1. Skip to content
  2. Skip to main menu
  3. Skip to more DW sites

Trump threatens to veto, then signs budget deal

March 23, 2018

Lawmakers in Washington approved the deal, which includes President Donald Trump's border wall and increased military spending. Proposed cuts to environmental programs were rejected.

The Capitol Building
Image: picture-alliance/dpa/A. Shelley

The US Congress approved a $1.3 trillion (€1.05 trillion) budget on Friday which funds the government through September, avoiding another government shutdown. The spending bill was a bipartisan effort to avoid another quick stopgap measure, of which there have already been five in this fiscal year alone.

US President Donald Trump had threatened to veto the bill but relented at the end "as a matter of national security."

"There are a lot of things I'm unhappy about in this bill. There are a lot of things we shouldn't have had in this bill but we were, in a sense, forced (to have) if we want to build our military," he said after signing it.

"My highest duty is to keep America safe."

Military spending

The new budget increases funding for domestic programs and the military, including more money for new Navy ships, anti-opioid programs, the FBI and NASA. The deal also includes $1.57 billion for Trump's border wall and other related security measures and $380 million to improve election security.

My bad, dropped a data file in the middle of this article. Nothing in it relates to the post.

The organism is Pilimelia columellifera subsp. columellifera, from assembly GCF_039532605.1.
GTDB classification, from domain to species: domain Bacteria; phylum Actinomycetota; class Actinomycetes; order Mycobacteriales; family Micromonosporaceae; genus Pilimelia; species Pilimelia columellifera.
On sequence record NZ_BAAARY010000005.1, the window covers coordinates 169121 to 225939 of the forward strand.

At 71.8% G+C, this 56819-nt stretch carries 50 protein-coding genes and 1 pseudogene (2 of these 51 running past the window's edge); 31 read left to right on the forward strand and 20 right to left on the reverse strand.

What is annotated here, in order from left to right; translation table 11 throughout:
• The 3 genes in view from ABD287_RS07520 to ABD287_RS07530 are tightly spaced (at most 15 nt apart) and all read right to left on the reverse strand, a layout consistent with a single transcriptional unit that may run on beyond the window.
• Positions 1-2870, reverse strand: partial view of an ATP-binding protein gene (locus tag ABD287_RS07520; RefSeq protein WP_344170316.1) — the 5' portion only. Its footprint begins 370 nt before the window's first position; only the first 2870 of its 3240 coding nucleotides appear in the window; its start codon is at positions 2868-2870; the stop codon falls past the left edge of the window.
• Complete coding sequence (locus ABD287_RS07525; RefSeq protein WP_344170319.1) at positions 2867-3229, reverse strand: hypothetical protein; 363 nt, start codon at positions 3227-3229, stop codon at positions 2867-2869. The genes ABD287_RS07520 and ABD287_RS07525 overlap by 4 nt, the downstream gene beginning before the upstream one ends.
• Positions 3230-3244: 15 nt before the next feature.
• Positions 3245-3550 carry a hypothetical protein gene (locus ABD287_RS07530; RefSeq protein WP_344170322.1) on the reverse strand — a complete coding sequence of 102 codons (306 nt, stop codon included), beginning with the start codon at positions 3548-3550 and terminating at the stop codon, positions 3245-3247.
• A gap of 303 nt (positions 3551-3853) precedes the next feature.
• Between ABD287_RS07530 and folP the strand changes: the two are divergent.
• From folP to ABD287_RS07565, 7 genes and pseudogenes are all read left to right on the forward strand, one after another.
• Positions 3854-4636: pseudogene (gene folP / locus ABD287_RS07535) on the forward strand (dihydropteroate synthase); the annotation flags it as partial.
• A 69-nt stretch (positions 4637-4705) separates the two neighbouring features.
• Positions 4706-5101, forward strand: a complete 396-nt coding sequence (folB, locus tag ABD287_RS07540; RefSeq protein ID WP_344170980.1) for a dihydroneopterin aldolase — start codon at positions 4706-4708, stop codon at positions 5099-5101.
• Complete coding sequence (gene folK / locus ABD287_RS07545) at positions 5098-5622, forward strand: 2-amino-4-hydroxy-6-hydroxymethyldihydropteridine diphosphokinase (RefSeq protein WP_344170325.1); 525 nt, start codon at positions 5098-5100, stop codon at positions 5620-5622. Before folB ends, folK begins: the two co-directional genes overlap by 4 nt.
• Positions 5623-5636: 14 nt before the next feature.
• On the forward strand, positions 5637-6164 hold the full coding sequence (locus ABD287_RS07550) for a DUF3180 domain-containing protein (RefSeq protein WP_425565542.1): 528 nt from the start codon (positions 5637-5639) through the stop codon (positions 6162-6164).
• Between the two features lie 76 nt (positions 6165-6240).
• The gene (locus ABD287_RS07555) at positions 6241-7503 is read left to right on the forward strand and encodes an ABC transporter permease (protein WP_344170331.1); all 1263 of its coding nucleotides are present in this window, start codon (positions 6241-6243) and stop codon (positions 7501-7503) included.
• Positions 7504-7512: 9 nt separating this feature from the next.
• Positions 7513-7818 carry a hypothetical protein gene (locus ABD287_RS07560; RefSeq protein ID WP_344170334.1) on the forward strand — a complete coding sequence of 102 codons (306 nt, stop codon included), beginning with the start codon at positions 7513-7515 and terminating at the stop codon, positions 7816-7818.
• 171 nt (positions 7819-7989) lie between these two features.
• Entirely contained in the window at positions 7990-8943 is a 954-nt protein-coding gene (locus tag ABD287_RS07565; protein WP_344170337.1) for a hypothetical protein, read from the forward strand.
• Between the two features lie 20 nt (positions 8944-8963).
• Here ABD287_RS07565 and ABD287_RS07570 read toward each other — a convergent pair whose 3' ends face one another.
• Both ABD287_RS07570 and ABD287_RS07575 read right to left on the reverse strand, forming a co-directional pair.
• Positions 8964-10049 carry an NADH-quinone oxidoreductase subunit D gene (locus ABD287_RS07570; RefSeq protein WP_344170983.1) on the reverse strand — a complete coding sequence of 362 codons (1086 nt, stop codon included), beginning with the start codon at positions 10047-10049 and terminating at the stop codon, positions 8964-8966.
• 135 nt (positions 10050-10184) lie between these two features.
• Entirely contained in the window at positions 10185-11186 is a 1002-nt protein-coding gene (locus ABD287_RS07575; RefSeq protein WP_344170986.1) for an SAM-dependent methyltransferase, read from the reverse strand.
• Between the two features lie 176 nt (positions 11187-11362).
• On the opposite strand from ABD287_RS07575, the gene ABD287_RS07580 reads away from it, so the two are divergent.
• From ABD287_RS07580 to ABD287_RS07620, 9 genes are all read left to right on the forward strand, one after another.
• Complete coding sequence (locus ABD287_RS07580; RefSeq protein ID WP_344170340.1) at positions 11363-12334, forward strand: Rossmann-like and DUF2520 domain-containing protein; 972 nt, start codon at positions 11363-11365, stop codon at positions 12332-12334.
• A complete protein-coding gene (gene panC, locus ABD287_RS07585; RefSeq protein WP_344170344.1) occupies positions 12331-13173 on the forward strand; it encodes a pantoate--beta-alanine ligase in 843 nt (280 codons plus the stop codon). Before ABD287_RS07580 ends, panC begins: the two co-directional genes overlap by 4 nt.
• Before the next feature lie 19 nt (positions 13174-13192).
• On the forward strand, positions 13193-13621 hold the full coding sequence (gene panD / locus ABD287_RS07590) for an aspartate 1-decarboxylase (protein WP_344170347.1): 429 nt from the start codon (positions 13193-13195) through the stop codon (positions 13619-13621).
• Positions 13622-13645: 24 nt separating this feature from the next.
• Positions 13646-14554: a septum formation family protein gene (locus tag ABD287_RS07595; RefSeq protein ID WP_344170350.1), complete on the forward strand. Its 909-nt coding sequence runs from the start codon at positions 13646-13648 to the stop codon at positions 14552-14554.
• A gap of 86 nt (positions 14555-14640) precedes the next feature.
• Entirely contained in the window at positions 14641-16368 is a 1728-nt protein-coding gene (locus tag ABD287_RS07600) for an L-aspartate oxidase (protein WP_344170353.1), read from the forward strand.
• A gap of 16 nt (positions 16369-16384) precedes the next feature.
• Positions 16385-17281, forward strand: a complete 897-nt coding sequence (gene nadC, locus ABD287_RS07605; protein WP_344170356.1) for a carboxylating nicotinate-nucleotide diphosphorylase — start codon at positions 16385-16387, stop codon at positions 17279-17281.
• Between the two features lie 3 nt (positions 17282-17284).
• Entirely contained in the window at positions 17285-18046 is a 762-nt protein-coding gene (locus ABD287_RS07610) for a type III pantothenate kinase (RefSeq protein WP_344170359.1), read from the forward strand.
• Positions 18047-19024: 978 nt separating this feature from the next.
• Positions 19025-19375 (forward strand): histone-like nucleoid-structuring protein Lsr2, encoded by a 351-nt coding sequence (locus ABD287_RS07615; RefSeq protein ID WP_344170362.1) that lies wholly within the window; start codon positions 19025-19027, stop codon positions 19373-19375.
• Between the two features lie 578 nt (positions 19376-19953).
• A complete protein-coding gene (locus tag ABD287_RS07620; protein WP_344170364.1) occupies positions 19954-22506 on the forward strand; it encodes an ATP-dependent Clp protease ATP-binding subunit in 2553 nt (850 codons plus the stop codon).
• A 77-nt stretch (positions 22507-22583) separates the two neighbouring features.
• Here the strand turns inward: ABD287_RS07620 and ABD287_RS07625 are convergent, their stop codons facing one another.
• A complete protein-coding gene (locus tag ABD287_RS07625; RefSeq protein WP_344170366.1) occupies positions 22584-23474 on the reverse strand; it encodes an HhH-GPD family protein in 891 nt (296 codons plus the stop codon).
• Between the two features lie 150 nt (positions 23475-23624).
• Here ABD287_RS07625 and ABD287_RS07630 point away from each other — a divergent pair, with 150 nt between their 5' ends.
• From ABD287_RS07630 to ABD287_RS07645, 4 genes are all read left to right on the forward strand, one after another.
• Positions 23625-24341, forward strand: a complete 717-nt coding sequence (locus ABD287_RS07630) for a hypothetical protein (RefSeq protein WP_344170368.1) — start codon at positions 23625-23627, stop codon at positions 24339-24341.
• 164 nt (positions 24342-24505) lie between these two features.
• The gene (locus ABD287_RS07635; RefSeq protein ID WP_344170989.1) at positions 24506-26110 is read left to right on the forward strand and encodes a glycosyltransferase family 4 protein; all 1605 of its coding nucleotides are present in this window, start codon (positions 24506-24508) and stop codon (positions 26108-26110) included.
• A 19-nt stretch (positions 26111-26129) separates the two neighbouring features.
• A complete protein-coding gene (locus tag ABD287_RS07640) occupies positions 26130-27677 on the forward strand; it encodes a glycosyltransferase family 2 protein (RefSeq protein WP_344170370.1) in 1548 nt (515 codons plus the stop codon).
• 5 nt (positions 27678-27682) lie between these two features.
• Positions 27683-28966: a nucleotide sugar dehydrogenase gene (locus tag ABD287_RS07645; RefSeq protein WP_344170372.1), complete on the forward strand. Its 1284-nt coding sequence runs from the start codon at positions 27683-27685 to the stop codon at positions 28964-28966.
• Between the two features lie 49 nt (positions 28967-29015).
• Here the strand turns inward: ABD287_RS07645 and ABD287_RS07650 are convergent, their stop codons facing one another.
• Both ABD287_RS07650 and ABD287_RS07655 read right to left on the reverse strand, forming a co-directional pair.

"This bill starts construction on the wall," Republican Speaker of the House Paul Ryan told reporters. 

Although the president had wanted to cut funds to the Environmental Protection Agency (EPA), the bill keeps the agency's budget the same at $8 billion. Lawmakers also rejected calls from Trump to cut spending for clean-up programs in the Great Lakes and the Chesapeake Bay.

Despite the Democrats pushing for protection from deportation for the "Dreamers" who came to the US illegally as children, that did not make it in to the final deal. The Democrats were however able to secure money for building better roads.

The bill also prompts state governments and federal agencies to send the necessary records for the national gun-purchasing background check system. Although they were already obliged to do so, the process has remained slow and incomplete.

'A pox on both your houses'

The budget passed the House of Representatives by a margin of 256-167, but it nearly stalled in the Senate when an Idaho lawmaker tried to stop the entire process over the renaming of a forest in his home state.

Senator James Risch, a Republican, was unhappy that the forest was to be renamed after Cecil Andrus, a four-term Democratic governor.

Finally, Senator Bob Corker of Tennessee, another Republican, told Risch he was being "ridiculous."

Not every lawmaker was pleased with the final outcome. Senator Rand Paul of Kentucky tweeted "a pox on both your houses," and criticized his colleagues for not giving themselves time to read the 2,200 page bill.

es/rt (AP, AFP)